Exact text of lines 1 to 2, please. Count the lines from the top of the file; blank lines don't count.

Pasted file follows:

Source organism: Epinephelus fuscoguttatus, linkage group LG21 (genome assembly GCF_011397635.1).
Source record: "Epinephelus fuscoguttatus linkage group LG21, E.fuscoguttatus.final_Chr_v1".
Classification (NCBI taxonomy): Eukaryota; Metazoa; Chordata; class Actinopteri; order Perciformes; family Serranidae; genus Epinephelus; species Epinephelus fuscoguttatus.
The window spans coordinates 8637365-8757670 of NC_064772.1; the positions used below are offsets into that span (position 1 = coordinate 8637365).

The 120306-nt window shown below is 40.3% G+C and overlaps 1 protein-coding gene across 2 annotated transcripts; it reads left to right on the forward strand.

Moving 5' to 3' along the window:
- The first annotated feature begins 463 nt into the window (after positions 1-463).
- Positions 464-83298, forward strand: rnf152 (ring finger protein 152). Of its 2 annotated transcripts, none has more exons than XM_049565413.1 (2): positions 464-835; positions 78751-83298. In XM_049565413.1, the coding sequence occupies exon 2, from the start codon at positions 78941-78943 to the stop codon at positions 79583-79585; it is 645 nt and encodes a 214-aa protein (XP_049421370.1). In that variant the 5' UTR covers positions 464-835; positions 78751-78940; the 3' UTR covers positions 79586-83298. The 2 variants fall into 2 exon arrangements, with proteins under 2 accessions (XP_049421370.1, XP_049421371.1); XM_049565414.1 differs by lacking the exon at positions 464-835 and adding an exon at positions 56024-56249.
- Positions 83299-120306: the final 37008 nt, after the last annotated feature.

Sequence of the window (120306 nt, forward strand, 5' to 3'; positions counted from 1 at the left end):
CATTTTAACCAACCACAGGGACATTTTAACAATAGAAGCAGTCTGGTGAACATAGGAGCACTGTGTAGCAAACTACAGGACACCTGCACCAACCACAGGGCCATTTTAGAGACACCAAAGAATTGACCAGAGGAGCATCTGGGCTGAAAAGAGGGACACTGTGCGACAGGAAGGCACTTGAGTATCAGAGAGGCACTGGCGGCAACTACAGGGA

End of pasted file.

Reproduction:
Source organism: Epinephelus fuscoguttatus, linkage group LG21 (genome assembly GCF_011397635.1).
Source record: "Epinephelus fuscoguttatus linkage group LG21, E.fuscoguttatus.final_Chr_v1".